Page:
A Summer Of “Low Impact Heel” Investigation Now Bears Fruit

I mentioned in an earlier posting that I had made several new discoveries in the subtleties within the standard model of the MCS Golf Swing.

I suppose the early days seemed so much more fruitful than the past couple of years have been, due to the diminishing number of things to investigate and clarify.

I’ve spent this entire season looking into the nature of a low trailing heel impact, and only in the past week or so, I’ve made big strides in the clarification process.

First, I have actually discovered additional “speed brake” issues with my own swing, because of having incorrectly applied the sequences that I will discuss below.

Meaning, however fast I’m able to swing now and however far I’m able to send the ball, I’m still not utilizing 100% of my capacity.

Close, But Not There

Second, there seems to be, as always, a degree of “yes and no” when it comes to anything regarding the swing, and the low trailing heel impact is another one.

The reason is that there are infinite variations of how someone may swing the club using the same model, and when it comes to the trailing heel position at impact, I have found several positions that do not make the swing good or bad, but simply follow what has occurred to that point:

  • There is a swing pivot (and also a setup position) that will produce a low leading heel on the back swing pivot, and this will reciprocate in a low to flat trailing heel at impact,
  • There is a swing pivot (and also a setup position) that will produce a higher leading heel lift, and this will again reciprocate the down swing impact position with a high trailing heel impact,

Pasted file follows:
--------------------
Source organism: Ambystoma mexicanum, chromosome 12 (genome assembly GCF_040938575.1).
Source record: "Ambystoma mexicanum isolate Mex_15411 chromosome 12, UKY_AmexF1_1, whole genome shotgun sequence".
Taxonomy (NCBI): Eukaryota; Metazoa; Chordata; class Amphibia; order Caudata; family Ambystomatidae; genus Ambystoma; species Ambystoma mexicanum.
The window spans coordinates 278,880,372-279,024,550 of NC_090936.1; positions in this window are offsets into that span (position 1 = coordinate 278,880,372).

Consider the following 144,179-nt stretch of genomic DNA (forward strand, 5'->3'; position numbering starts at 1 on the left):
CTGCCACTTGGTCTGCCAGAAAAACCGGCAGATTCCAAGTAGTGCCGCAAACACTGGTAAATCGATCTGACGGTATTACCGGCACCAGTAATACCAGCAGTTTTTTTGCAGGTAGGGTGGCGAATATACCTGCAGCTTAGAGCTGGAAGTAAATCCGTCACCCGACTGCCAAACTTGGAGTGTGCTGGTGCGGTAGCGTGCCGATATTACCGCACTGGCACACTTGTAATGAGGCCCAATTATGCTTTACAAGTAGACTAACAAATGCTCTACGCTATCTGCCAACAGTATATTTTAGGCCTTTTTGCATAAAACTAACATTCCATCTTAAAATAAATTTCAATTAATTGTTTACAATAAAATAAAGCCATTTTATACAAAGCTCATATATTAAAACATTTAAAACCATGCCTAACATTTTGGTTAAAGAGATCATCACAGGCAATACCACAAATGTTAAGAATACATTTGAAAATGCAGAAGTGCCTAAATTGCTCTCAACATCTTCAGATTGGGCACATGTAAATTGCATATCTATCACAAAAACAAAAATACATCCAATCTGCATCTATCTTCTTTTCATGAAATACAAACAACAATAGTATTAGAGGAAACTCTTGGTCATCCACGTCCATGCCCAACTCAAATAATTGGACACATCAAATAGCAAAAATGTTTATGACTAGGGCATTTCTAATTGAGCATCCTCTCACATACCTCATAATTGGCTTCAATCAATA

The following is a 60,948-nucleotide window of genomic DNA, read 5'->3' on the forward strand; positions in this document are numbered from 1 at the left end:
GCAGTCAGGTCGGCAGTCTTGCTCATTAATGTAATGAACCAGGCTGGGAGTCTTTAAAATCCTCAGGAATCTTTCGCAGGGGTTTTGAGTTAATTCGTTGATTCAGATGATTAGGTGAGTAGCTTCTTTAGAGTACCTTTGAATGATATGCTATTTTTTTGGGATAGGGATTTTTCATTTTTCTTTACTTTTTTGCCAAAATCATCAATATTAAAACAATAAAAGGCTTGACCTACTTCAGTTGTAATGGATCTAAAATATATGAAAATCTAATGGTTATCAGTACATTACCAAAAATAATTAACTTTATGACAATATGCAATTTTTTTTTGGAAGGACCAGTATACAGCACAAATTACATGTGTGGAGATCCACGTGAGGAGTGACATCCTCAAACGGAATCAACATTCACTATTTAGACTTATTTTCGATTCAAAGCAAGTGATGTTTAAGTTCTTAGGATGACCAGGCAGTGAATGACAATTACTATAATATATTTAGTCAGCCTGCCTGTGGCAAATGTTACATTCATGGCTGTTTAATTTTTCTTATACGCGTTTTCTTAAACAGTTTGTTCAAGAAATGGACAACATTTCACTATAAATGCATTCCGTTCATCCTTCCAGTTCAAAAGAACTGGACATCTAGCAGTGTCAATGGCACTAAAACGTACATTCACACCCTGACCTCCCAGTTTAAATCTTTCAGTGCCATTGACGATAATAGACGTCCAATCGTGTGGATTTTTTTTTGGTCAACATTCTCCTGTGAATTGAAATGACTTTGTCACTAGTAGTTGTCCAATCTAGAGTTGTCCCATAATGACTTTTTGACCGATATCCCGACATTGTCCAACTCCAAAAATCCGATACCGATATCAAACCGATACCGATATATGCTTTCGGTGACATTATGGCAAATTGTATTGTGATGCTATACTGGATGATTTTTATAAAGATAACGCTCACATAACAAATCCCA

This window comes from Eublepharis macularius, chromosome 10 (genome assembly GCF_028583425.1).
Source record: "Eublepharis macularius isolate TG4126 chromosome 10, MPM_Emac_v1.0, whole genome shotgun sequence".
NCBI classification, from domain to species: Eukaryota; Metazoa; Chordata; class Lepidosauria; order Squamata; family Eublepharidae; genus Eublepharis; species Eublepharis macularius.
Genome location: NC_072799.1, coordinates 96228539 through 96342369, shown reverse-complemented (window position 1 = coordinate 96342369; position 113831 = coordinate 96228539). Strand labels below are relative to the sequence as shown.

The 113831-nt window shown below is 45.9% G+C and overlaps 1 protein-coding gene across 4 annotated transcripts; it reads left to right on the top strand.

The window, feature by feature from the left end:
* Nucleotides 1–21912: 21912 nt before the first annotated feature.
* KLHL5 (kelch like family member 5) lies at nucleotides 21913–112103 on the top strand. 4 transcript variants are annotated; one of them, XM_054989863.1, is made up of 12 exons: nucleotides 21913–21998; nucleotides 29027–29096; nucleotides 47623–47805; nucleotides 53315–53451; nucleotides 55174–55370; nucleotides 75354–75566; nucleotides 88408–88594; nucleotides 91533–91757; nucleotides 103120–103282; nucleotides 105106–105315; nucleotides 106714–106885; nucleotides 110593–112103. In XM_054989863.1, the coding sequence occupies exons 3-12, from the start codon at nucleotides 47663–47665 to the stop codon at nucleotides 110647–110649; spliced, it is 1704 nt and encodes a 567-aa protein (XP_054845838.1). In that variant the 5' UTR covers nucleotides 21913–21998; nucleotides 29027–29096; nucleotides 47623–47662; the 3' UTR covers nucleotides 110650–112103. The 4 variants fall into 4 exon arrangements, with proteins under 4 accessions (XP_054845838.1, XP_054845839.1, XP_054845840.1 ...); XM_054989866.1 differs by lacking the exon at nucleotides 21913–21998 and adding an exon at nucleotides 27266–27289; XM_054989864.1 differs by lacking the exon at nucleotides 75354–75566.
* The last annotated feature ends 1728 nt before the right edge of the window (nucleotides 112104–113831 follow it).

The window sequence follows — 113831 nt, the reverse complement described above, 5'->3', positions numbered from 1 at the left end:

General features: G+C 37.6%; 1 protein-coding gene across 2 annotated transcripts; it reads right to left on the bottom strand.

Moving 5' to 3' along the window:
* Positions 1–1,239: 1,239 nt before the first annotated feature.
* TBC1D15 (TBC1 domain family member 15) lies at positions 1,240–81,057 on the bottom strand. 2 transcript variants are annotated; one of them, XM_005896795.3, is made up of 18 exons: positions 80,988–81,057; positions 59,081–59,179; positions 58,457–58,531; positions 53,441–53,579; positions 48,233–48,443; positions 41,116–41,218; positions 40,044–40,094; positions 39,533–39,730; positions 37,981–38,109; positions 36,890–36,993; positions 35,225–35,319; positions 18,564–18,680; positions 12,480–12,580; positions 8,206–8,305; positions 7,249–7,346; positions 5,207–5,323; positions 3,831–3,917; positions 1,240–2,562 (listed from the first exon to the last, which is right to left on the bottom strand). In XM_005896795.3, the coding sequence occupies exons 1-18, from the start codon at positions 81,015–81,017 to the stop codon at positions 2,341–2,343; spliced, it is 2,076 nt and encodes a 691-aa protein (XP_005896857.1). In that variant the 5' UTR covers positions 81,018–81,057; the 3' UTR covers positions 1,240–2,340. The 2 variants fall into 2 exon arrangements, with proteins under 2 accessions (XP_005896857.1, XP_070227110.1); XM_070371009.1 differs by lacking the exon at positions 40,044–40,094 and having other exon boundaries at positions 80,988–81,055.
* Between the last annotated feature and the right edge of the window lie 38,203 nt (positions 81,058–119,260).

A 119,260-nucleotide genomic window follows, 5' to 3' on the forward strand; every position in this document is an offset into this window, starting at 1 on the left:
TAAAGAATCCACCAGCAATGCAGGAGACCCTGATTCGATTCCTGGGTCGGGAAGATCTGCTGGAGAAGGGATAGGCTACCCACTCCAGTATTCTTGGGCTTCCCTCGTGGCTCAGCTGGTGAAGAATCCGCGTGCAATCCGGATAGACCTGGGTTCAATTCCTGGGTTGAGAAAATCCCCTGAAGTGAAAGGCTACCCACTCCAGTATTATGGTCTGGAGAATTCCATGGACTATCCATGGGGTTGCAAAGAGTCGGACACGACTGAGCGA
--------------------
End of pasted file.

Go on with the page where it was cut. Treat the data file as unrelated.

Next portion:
• Taking the second pivot mentioned, you can also exchange the high heel at impact with a lower heel but which requires a “short stop slide” at and through impact

Greg Norman’s “Slide”

That’s what I’ve got so far, and the reason I want to clarify all of this is because everyone will swing in a slightly to extremely different manner even within the standard MCS swing model, so this will help many people who are struggling with one aspect of the swing or another.

Mike Dunaway’s Step-Around

I’ve also, in this process, been able to solve the riddle of how Mike Austin and Mike Dunaway claimed to swing the same way where Austin had a high leading lift to Dunaway’s lower (sometimes almost nonexistent) leading heel lift, with Austin’s heel at impact also being either higher than Dunaway’s or being accompanied by a slide at impact, compared to Dunaway’s step-around.

Believe it or not, they did swing nearly exactly the same way, but there was a variance – meaning, they used the same model slightly differently, which produced the different looks between the two.

Not only that, sometimes, Dunaway stepped around, sometimes he had the slide:

I’m just trying to wrap all of this up before the outdoor season ends so I can give definitive answers with video to back up what I’ve done with the work this season.

Shouldn’t be too much longer!

Back Pain or Back Injury Swinging a Golf Club?

Lacking Power, Speed, Distance and or Consistency? 

Need A Swing That Is More Easily Maintained?

If You Answered “Yes” To Any Of The Above Questions, The Answer Is In The Formula For The Golf Swing:

“E = MCS” The Swing Video

2 thoughts on “A Summer Of “Low Impact Heel” Investigation Now Bears Fruit

  1. Mr. McJohn

    I know we’ve discussed it before, but that trail foot looks almost completely square to me. My feet are flared a good 45-50 degrees, your trail foot looks like 10. Another thing to note is the lead foot, as it’s flared, but replants in a more flared position coming down. Anything there to note?

    I have a flat heel impact, and I can say for certain that if my trail foot wasn’t flared, I’d naturally come off the heel prematurely. With my feet being flared as much as I do, it’s actually very difficult if not impossible to jump off that foot.

    Just what I see, but I’ll let you think on it.

    1. D Watts Post author

      Another thing to note is the lead foot, as it’s flared, but replants in a more flared position coming down. Anything there to note?

      I took a look and while I don’t see that, MMJ, it could be something to do with the nature of the pivot and re-plant for the down swing. Jack Nicklaus for one example had a more square leading foot at the setup than on the down swing, so he was re-planting more flared.

      It is certainly nothing I do consciously, and would seem to be a natural action. I hope that helps 🙂

Comments are closed.